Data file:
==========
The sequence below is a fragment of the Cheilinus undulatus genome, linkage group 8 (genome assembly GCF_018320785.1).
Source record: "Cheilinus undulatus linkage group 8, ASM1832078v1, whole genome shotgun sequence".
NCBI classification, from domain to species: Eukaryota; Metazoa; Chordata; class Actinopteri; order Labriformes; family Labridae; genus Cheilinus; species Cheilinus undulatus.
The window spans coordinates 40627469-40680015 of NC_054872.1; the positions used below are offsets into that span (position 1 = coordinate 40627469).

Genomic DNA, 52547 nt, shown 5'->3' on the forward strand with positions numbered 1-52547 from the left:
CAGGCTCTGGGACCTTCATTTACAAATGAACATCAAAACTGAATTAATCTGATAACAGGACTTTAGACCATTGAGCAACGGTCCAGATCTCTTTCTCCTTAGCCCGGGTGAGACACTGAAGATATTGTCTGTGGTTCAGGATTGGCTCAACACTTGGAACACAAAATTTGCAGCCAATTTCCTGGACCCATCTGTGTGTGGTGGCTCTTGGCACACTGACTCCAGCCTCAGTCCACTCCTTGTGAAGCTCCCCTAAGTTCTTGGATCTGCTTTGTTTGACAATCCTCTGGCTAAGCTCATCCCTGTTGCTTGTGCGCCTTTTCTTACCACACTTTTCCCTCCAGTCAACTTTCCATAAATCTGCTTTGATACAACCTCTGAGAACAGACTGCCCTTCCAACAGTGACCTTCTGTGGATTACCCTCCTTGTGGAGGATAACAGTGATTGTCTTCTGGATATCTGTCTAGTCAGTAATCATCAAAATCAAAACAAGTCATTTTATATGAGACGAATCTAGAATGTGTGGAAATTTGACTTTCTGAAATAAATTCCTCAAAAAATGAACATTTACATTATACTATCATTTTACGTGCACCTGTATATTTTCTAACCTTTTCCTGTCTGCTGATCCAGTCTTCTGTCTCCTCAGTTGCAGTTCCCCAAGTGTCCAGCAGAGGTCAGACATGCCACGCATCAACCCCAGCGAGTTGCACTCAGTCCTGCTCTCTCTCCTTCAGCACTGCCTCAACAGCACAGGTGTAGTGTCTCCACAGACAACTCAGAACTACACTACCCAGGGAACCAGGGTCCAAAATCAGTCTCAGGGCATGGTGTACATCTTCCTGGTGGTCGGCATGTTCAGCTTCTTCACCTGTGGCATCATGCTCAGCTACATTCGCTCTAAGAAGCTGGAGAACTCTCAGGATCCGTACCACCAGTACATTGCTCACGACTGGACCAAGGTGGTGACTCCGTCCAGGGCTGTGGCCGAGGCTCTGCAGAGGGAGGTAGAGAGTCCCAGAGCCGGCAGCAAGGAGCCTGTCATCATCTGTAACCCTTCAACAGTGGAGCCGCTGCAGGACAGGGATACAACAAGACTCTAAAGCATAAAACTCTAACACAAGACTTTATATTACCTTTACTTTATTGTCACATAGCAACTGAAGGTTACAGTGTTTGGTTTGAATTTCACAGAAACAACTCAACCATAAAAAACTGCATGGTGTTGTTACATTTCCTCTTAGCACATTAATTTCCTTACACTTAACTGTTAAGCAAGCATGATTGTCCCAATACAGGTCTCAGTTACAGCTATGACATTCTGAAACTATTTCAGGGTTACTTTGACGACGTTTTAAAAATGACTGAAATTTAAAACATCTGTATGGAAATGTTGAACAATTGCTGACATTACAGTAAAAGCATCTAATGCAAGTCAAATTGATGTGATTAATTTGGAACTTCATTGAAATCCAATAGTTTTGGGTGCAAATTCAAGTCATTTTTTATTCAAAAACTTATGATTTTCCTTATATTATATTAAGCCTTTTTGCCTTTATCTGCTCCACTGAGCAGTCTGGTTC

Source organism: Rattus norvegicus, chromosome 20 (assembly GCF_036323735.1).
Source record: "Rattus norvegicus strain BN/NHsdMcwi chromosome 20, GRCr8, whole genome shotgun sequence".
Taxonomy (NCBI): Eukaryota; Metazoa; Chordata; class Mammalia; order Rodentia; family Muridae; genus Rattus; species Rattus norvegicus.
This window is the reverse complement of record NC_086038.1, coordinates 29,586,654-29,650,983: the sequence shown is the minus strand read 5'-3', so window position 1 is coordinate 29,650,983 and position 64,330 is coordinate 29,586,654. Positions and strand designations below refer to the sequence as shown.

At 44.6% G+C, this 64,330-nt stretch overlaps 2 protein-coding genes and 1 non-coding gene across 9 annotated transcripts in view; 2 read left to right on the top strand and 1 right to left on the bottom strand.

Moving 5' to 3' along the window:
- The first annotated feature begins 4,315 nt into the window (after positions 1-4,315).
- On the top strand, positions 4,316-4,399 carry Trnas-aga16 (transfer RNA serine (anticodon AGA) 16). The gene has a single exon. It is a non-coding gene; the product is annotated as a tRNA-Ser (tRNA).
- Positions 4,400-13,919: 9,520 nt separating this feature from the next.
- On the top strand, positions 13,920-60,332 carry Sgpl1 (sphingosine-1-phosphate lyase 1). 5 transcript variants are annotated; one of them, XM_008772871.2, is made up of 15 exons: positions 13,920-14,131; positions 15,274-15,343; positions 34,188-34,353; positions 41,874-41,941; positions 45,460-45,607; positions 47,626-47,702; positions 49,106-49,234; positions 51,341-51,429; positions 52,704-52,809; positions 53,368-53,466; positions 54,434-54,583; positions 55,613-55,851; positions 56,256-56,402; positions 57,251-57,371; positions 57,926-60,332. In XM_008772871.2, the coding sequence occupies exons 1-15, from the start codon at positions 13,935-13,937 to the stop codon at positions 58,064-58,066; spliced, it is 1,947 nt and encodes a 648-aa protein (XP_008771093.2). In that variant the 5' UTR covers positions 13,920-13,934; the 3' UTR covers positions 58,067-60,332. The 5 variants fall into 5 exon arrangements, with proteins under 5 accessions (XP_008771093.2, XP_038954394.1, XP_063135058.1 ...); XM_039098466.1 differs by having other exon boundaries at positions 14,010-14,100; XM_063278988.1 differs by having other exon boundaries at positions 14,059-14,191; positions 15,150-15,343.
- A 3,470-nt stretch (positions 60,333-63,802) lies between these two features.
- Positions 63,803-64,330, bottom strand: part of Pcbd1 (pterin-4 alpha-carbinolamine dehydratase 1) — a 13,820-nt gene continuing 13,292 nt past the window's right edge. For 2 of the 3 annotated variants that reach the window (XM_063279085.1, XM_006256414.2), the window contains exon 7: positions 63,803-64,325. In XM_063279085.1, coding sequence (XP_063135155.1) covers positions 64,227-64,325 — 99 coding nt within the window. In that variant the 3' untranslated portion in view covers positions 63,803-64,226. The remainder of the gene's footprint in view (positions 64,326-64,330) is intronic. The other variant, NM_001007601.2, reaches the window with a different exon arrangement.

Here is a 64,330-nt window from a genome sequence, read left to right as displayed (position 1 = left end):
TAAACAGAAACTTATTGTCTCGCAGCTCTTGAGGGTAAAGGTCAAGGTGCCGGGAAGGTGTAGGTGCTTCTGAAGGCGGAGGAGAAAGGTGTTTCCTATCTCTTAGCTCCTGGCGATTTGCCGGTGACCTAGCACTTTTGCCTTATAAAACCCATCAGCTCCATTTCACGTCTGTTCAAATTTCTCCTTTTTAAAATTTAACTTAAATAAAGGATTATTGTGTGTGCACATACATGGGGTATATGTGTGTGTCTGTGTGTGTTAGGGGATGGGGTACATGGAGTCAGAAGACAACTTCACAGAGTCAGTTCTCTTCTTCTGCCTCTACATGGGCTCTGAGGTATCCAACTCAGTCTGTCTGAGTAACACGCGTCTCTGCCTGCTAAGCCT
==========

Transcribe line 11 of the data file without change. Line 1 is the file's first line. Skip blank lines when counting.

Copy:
At 44.6% G+C, this 64,330-nt stretch overlaps 2 protein-coding genes and 1 non-coding gene across 9 annotated transcripts in view; 2 read left to right on the top strand and 1 right to left on the bottom strand.